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My Ten Favorite Tunes By My Favorite Ten Bands

Obscure Peter Cetera References Abound

Obscure Peter Cetera References Abound

Keeping your slot in the high-pressure world of the rock blogosphere isn’t all ice cream and no stick litter box spray. The people at corporate headquarters will often hint subtly at your terminal thin ice. From the demonic voice in Gotham, “Hey, Crawford, I got this hungry twelve year old tribal kid in Kazakhstan that appears to be an expert on transsexual West German hip hop waltzes. You want to send me a piece or do you want the next set of black market scratch off tickets to go directly to Central Asia?”

So, it was suggested that I might want to submit an article on my favorite songs by my ten favorite bands or spend the rest of my career dissecting Peter Cetera’s contribution to the Mexican milkweed underwear industry for Granola Bong Hit magazine’s South American edition. And let’s not talk about my relationship with international customs officials.

OK, I passed over some obvious groups like the Rolling Stones, The Beatles, Beer on the Penguin, and Big Fat Pet Clams from Outer Space for other periodic obsessions. Let the favoritism begin.

1. “New San Antonio Rose,” Bob Wills and the Texas Playboys. Steeping, germination, and drying are the three steps of the basic malting process. “New San Antonio Rose” was a three-step process as well. The first step, slyly named for the sake of confusion, was recording the instrumental “Spanish Two Step” in 1935. In 1938, Wills rewrote “Spanish Two Step” as an instrumental titled “San Antonio Rose.” A publishing company urged Wills to record the song with lyrics and in 1940 “New San Antonio Rose” was recorded. It would become one of the most famous songs about the Lone Star State and the world’s most famous Western swing band’s signature tune. Enjoy the recording with your favorite malt beverage.

2. “Waterloo Sunset,” The Kinks. As much as I love “Shangri-La,” Ray Davies’ account of quiet middle class desperation, I’m not sure there has ever been a more beautiful song than “Waterloo Sunset.” The chords/harmonies/lyrics are all masterful. The concept of overcoming loneliness by seeing happiness in others wonderfully translates positive empathy into hope.

3. “Powderfinger,” Neil Young and Crazy Horse. For me, there’s never been another band that’s defined what rock ‘n’ roll should sound like more than Neil Young and Crazy Horse – a solid, simple, raw rhythm section in the back with Young’s raging guitar solos flapping across the landscape like a scorching summer wind. Depending on my mood, I could name any number of NY/CH songs as my fave, but this coming of age hillbilly homestead firefight is Neil at his enigmatic best.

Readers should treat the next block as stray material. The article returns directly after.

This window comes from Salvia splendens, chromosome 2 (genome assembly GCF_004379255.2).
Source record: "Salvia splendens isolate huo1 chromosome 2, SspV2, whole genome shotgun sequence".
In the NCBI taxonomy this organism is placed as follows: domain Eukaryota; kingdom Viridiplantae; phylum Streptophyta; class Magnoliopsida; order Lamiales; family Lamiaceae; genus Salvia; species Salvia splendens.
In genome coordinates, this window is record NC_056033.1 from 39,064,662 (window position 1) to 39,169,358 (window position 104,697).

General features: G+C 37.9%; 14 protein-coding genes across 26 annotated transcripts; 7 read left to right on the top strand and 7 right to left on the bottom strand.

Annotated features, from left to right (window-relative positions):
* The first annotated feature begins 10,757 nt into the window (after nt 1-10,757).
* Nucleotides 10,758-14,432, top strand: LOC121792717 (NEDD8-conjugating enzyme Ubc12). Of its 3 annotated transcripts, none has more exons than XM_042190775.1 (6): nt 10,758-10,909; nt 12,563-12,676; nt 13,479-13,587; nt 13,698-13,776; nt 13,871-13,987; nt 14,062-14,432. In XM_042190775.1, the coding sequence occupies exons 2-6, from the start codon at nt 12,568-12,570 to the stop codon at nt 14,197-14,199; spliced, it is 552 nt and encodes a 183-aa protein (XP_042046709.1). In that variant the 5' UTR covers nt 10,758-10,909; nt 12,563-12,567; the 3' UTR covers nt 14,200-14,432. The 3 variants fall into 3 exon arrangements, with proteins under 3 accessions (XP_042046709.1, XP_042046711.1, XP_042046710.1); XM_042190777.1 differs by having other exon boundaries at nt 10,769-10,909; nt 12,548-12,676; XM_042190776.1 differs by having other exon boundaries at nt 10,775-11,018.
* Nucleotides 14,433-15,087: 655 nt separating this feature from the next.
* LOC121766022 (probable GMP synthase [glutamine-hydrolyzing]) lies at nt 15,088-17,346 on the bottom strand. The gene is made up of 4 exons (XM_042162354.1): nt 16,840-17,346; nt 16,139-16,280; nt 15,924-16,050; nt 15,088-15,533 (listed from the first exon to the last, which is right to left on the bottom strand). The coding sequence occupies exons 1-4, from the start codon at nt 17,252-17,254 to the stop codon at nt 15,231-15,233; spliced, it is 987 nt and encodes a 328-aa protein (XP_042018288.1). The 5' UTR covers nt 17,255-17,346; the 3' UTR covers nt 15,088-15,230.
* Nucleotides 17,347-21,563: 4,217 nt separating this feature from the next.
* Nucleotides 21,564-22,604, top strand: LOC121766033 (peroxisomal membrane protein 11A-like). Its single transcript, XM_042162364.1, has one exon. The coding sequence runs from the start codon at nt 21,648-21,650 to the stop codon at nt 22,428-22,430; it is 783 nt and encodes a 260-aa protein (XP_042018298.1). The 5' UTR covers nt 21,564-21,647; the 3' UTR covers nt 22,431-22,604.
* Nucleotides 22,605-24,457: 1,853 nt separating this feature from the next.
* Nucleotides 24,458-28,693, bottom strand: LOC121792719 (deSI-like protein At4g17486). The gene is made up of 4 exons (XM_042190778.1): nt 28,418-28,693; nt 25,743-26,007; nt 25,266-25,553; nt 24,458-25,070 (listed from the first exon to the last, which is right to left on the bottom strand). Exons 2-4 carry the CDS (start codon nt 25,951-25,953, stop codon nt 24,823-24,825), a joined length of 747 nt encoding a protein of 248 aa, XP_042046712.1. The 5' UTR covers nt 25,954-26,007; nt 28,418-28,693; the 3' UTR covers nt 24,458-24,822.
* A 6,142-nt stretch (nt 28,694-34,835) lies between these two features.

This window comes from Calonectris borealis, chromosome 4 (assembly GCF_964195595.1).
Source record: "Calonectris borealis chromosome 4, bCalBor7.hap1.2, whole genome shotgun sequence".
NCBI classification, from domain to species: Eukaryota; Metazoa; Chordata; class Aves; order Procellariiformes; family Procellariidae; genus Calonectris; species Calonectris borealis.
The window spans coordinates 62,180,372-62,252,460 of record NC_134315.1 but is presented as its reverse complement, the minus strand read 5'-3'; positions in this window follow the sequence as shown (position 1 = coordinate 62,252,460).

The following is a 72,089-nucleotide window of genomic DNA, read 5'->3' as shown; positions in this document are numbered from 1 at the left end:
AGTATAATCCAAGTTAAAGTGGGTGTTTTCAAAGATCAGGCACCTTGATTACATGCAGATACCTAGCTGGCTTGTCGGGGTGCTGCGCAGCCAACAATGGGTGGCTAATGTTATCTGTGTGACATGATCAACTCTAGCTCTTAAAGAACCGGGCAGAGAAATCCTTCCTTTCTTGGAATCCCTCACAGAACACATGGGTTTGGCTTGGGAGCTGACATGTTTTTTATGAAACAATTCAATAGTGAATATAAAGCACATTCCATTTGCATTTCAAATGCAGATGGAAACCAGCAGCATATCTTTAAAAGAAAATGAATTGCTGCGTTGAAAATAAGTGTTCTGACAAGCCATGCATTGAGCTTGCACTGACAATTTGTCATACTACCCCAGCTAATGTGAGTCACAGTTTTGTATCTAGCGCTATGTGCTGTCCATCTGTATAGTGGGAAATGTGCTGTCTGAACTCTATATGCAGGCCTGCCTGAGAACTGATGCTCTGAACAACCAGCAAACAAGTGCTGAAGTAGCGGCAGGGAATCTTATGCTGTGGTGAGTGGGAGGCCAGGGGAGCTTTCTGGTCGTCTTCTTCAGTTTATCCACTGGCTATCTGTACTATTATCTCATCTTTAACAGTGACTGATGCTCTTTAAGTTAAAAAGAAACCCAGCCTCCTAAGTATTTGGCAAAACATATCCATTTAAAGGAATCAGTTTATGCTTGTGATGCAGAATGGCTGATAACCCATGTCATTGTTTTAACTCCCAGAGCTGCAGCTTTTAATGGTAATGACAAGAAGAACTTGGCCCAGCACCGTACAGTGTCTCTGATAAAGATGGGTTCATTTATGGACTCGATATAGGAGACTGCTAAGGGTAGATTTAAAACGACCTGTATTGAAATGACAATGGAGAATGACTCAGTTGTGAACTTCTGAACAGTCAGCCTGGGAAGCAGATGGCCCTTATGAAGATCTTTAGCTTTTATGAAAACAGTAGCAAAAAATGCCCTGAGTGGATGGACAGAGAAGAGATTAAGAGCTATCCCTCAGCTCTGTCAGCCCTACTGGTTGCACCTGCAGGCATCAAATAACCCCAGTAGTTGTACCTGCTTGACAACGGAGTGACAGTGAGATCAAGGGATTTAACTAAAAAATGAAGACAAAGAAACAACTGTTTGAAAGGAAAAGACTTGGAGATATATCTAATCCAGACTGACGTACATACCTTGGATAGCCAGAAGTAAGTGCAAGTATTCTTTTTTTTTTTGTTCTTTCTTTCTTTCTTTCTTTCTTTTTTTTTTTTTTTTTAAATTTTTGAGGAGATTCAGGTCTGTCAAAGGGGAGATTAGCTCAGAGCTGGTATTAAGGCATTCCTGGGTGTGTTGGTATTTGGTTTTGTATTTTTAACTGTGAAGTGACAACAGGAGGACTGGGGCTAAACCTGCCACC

4. “Standing on the Edge,” Cheap Trick. Plenty of more obvious choices, but this 1985 album title track is a forgotten gem. Robin Zander has an encounter with an alien that results in a sexual act. Unfortunately, the band wasn’t big enough for tabloid fodder in the mid-80s or we could have all enjoyed “Sperm Carrying Alien or Just Another Cheap Trick?” headlines.

5. “Bonzo Goes to Bitburg,” Ramones. While the Ramones often had a simple gabba gabba hey, stoopid image, Joey and Dee Dee were smart, passionate writers. As a Jewish person, Joey was outraged when President Reagan visited a cemetery in Germany where Waffen-SS (i.e., Nazi) soldiers were buried. Who hasn’t felt this way, “If there’s one thing that makes me sick/It’s when people try to hide behind politics.”

6. “Eight Miles High,” Husker Du. Husker Du had established themselves as masters of highly charged melodic punk music in the mid-80s, before taking on The Byrds’ folk rock meets psychedelia 1966 hit. Bob Mould howls with absolutely scary intensity. This has to be better catharsis, and cheaper, than seeing a shrink.

7. “Ana Ng,” They Might Be Giants. They Might Be Giants has a reputation as a novelty band, but if you peeked behind the curtain, their subject matter is often pensive. On “Ana Ng,” the singer desperately seeks his soul mate, who he has probably never met. He races against time to find her, otherwise knowing he faces a lifetime of loneliness.

8. “Left of the Dial,” The Replacements. Newly reformed and bigger than ever, the Replacements were the New York Dolls of the ‘80s, the great commercial rock ‘n ‘roll failure of the decade. Westerberg had a sensitive singer/songwriter soul who just happened to be leading the messiest and most exciting band of its time. On “Left of the Dial,” he maintains a romantic relationship through the college radio airwaves.

9. “Welfare Music,” The Bottle Rockets. Based out of Festus, Missouri, The Bottle Rockets chronicled small town life with equal parts disdain, pride, and empathy. On “Welfare Music,” they took the radical step of actually showing compassion for an unwed mother that needs public assistance. Always be alert my fellow Americans, the Commies are everywhere.

10. “Zip City,” Drive-By Truckers. Zip City is an actual wide spot in the road, unincorporated community in northern Alabama. Mike Cooley remembers wrestling with his teenage girlfriend’s parents and her chastity belt in this angst anthem, that doesn’t have a chorus. He eventually determines why the relationship is doomed. He’s going places, she isn’t.

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